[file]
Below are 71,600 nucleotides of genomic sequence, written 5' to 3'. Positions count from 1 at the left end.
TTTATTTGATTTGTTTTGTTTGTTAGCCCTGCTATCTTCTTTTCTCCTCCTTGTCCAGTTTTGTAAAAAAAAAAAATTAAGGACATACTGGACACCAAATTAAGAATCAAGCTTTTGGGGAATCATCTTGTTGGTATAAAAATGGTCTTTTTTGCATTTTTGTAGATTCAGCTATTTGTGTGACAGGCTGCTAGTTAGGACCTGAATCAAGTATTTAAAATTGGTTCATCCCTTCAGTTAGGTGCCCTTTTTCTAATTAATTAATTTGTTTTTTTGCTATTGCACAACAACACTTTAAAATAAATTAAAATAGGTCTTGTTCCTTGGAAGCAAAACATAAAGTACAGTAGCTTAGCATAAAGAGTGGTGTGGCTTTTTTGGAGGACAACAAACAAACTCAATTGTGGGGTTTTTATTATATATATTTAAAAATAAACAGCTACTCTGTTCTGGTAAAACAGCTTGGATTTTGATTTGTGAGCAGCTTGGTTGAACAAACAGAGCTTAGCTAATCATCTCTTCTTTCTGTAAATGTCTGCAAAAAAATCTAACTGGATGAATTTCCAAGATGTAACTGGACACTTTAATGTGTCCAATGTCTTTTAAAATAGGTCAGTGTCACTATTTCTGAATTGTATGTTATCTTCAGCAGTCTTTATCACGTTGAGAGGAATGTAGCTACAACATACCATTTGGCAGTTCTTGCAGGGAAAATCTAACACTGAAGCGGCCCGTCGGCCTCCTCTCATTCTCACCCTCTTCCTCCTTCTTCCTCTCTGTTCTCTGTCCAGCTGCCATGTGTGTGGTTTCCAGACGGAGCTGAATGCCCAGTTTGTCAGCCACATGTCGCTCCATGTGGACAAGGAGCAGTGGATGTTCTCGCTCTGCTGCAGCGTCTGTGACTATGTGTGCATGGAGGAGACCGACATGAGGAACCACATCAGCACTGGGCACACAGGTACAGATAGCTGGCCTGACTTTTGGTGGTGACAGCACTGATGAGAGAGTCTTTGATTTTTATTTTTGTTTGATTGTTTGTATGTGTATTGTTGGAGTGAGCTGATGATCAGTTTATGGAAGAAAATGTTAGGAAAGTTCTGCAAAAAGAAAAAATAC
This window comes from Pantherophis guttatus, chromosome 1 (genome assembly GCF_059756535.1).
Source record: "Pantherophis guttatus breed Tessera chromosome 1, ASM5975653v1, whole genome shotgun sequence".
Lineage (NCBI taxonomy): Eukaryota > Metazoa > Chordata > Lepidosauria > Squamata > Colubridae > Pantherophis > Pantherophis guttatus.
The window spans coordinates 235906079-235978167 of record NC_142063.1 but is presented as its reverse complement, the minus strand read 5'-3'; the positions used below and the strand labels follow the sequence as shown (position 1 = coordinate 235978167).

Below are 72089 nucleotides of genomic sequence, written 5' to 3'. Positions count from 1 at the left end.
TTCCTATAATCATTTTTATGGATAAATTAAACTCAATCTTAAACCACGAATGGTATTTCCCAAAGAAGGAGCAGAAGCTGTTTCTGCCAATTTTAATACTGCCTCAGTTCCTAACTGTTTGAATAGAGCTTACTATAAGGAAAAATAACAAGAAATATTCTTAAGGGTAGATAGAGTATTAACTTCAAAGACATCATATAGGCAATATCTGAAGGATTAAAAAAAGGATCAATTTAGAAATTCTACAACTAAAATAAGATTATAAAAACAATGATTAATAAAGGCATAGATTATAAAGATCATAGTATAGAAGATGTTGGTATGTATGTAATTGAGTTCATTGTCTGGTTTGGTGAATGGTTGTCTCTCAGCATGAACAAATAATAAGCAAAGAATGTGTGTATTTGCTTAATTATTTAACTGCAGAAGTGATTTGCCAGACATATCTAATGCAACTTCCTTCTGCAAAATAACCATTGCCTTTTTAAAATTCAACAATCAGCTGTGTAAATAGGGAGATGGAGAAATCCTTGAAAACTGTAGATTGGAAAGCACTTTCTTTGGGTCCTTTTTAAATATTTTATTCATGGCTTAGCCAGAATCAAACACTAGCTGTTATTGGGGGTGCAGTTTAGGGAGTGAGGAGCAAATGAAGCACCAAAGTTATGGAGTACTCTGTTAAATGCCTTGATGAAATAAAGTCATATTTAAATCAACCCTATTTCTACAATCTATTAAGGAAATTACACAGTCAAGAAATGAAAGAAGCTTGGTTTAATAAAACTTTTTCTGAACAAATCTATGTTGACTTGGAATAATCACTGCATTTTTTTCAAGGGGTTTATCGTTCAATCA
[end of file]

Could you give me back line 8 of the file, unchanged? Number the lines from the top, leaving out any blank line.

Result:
TTCCTATAATCATTTTTATGGATAAATTAAACTCAATCTTAAACCACGAATGGTATTTCCCAAAGAAGGAGCAGAAGCTGTTTCTGCCAATTTTAATACTGCCTCAGTTCCTAACTGTTTGAATAGAGCTTACTATAAGGAAAAATAACAAGAAATATTCTTAAGGGTAGATAGAGTATTAACTTCAAAGACATCATATAGGCAATATCTGAAGGATTAAAAAAAGGATCAATTTAGAAATTCTACAACTAAAATAAGATTATAAAAACAATGATTAATAAAGGCATAGATTATAAAGATCATAGTATAGAAGATGTTGGTATGTATGTAATTGAGTTCATTGTCTGGTTTGGTGAATGGTTGTCTCTCAGCATGAACAAATAATAAGCAAAGAATGTGTGTATTTGCTTAATTATTTAACTGCAGAAGTGATTTGCCAGACATATCTAATGCAACTTCCTTCTGCAAAATAACCATTGCCTTTTTAAAATTCAACAATCAGCTGTGTAAATAGGGAGATGGAGAAATCCTTGAAAACTGTAGATTGGAAAGCACTTTCTTTGGGTCCTTTTTAAATATTTTATTCATGGCTTAGCCAGAATCAAACACTAGCTGTTATTGGGGGTGCAGTTTAGGGAGTGAGGAGCAAATGAAGCACCAAAGTTATGGAGTACTCTGTTAAATGCCTTGATGAAATAAAGTCATATTTAAATCAACCCTATTTCTACAATCTATTAAGGAAATTACACAGTCAAGAAATGAAAGAAGCTTGGTTTAATAAAACTTTTTCTGAACAAATCTATGTTGACTTGGAATAATCACTGCATTTTTTTCAAGGGGTTTATCGTTCAATCA